Day 9: Getting Windows Memory Usage with NativeCall

Raku NativeCalls provide a way to interact with dynamic libraries that follow the C calling convention and are very useful for obtaining information from the operating system, such as memory usage.

In this article we will see how to get the memory usage from a Windows system.

The MEMORYSTATUSEX C++ structure

Win32 API provides the MEMORYSTATUSEX structure:

typedef struct _MEMORYSTATUSEX {
  DWORD     dwLength;
  DWORD     dwMemoryLoad;
  DWORDLONG ullTotalPhys;
  DWORDLONG ullAvailPhys;
  DWORDLONG ullTotalPageFile;
  DWORDLONG ullAvailPageFile;
  DWORDLONG ullTotalVirtual;
  DWORDLONG ullAvailVirtual;
  DWORDLONG ullAvailExtendedVirtual;

that contains information about the current memory in bytes, including:

  • Total physical memory: ullTotalPhys
  • Available physical memory: ullAvailPhys

These two members will allow us to calculate the memory usage by substracting ullAvailPhys from ullTotalPhys.

The MEMORYSTATUSEX structure has the dwLength member that needs to be set before calling the function GlobalMemoryStatusEx that populates the MEMORYSTATUSEX structure.

Declaring the MEMORYSTATUSEX Class with NativeCall

Raku Nativecalls use the repr('CStruct') trait into a declaration class to interact with C structures. We can declare this class to use the C++ MEMORYSTATUSEX structure as follows:

class MEMORYSTATUSEX is repr('CStruct') {    
  has uint32 $.dwLength is rw; 
  has uint32 $.dwMemoryLoad;    
  has uint64 $.ullTotalPhys;
  has uint64 $.ullAvailPhys;
  has uint64 $.ullTotalPageFile;
  has uint64 $.ullAvailPageFile;
  has uint64 $.ullTotalVirtual;
  has uint64 $.ullAvailVirtual;
  has uint64 $.ullAvailExtendedVirtual;

It’s important mapping the member types between C++ and Raku:

  • The Raku type uint32 is equivalent to C++ Win32 DWORD type.
  • The Raku type uint64 is equivalent to C++ Win32 DWORDLONG type.

The $.dwLength member is rw (read and write) to set the size of the structure later.

The GlobalMemoryStatusEx C++ function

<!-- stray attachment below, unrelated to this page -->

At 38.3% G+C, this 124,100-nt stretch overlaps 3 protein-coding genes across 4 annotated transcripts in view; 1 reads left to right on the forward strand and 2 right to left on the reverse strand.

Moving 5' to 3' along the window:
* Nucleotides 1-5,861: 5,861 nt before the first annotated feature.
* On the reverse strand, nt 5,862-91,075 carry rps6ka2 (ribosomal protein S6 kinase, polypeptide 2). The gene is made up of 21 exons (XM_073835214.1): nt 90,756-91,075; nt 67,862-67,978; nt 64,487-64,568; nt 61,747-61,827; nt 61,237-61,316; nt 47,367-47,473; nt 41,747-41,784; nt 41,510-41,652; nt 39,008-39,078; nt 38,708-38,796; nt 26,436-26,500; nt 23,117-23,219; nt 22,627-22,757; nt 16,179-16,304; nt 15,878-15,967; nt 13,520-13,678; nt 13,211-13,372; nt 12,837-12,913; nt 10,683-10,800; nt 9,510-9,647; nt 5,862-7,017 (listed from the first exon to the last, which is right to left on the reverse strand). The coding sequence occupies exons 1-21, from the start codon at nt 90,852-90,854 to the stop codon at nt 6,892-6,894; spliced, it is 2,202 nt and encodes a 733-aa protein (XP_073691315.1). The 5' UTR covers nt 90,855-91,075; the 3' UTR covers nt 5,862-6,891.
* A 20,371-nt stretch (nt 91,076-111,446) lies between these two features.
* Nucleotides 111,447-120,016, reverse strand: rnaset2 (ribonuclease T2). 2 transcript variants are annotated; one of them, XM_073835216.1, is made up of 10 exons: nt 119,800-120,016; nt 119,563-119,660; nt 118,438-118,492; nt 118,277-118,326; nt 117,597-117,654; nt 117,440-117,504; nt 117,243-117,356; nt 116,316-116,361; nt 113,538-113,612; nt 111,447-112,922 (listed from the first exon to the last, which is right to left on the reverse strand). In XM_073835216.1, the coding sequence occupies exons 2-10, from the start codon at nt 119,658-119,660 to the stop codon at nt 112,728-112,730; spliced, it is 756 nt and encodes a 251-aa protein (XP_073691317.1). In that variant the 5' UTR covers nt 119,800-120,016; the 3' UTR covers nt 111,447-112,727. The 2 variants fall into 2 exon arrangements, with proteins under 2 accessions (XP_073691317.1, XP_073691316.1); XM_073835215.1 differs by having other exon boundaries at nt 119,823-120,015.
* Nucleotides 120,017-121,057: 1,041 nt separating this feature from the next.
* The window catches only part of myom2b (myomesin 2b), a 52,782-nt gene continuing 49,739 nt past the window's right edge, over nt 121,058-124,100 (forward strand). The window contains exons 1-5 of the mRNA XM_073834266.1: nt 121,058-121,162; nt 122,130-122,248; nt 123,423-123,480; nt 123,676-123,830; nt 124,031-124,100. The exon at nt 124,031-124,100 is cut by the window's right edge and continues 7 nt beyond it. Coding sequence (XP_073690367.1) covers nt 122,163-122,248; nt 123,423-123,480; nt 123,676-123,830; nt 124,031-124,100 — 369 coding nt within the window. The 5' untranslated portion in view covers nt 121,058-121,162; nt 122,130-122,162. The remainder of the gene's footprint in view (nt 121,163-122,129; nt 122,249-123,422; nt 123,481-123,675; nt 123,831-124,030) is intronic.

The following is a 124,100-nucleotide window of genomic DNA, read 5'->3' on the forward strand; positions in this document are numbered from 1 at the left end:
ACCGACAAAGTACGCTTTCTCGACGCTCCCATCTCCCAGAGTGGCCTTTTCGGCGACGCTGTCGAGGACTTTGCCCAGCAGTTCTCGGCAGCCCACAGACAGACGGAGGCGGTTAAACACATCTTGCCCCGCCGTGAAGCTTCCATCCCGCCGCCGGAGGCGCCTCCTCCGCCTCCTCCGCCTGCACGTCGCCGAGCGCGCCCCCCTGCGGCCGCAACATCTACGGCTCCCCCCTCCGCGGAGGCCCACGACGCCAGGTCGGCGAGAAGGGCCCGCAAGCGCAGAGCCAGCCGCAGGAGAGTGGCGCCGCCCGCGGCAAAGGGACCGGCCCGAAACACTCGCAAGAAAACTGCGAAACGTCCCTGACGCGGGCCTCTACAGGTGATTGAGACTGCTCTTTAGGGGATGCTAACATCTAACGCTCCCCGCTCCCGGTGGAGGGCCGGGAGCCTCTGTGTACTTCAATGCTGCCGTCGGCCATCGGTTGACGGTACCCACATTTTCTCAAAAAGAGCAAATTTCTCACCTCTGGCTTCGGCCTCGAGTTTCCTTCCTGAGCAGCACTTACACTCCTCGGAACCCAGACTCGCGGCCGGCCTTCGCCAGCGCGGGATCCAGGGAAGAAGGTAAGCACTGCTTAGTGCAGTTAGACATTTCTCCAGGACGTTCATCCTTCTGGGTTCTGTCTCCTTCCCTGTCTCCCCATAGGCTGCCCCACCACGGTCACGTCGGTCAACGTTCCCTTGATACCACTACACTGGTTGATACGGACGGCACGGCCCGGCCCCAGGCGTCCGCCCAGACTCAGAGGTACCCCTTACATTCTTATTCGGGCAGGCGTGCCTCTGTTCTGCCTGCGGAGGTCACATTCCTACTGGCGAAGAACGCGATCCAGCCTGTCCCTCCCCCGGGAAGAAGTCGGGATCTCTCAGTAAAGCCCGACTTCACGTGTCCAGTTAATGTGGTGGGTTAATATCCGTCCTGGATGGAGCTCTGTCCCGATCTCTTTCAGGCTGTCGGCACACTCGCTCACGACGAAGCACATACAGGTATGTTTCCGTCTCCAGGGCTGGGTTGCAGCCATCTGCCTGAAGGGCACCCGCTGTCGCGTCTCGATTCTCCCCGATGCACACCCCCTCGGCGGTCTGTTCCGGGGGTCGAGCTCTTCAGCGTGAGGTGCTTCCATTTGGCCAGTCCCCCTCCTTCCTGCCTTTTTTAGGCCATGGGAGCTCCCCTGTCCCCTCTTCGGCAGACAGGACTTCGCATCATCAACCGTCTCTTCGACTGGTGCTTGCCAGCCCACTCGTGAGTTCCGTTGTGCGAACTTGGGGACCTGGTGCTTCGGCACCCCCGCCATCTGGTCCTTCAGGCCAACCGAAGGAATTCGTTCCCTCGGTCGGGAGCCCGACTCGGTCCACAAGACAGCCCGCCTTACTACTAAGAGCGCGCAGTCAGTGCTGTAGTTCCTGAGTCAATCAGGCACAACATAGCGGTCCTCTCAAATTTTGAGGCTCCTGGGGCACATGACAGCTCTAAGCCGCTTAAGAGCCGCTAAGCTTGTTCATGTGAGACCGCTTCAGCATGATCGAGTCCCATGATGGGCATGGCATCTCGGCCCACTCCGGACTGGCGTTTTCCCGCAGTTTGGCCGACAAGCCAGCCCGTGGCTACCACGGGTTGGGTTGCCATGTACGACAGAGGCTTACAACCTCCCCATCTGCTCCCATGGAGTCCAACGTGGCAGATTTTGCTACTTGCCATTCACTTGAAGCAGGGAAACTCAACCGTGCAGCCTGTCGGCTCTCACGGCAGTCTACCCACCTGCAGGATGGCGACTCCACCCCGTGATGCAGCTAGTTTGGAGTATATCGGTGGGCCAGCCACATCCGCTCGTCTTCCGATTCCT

This C++ function populates the MEMORYSTATUSEX structure using as argument the LPMEMORYSTATUSEX pointer type:

BOOL GlobalMemoryStatusEx( LPMEMORYSTATUSEX lpBuffer );

Raku doesn’t use pointers to perform a Native Call to this function, instead it uses a Raku function with the native trait as we will see below.

Building the Native function

Raku Native Calls allows to use the C++ GlobalMemoryStatusEx function as follows:

use NativeCall;

sub GlobalMemoryStatusEx(MEMORYSTATUSEX) is native('Kernel32') returns int32 { * };

  • use NativeCall loads the Raku NativeCall context.
  • GlobalMemoryStatusEx is the function name and must be the same as the original name in C++.
  • MEMORYSTATUSEX is the name of the class we have declared before to interact with the C++ struct that will contain the members we need ($.ullTotalPhys and $.ullAvailPhys). Actually, this class acts as the pointer that goes into the argument of the C++ GlobalMemoryStatusEx function.
  • The trait is native('Kernel32') exposes the Win32 library that contains the GlobalMemoryStatusEx function.
  • This function returns a bool value that is represented by the int32 type.

Getting the results

To use the MEMORYSTATUSEX class with the GlobalMemoryStatusEx Native function we need to instanciate it in an object, $data for example:

my MEMORYSTATUSEX $data .=new;

Also, let’s not forget to pass the size of the structure (or $data object) setting the $data.dwLength member with the current size. The structure size is the $data object size and we can get it with the function nativesizeof:

$data.dwLength = nativesizeof($data);

Now we are ready to populate the MEMORYSTATUSEX struct ($data object) calling the GlobalMemoryStatusEx Native function with the $data object as argument:


The $data object acts like the C++ LPMEMORYSTATUSEX pointer.

Finnaly, the results that we need are in the values of the members of the $data object:

my $memoryUsage = $data.ullTotalPhys - $data.ullAvailPhys;

say "Current Memory Usage: $memoryUsage Bytes.";

Here you have available this example applied in a Raku module.

As we have seen in this example, the use of Raku Native Calls allows extending the Raku’s functionality to the universe of the operating system through its dynamic libraries. Furthermore, by making the appropriate calls to different operating systems, we can create applications that work on any of them.

More information about Raku Native calling interface in the Raku documentation.

Published by ramiroencinas

Twitter: @ramix

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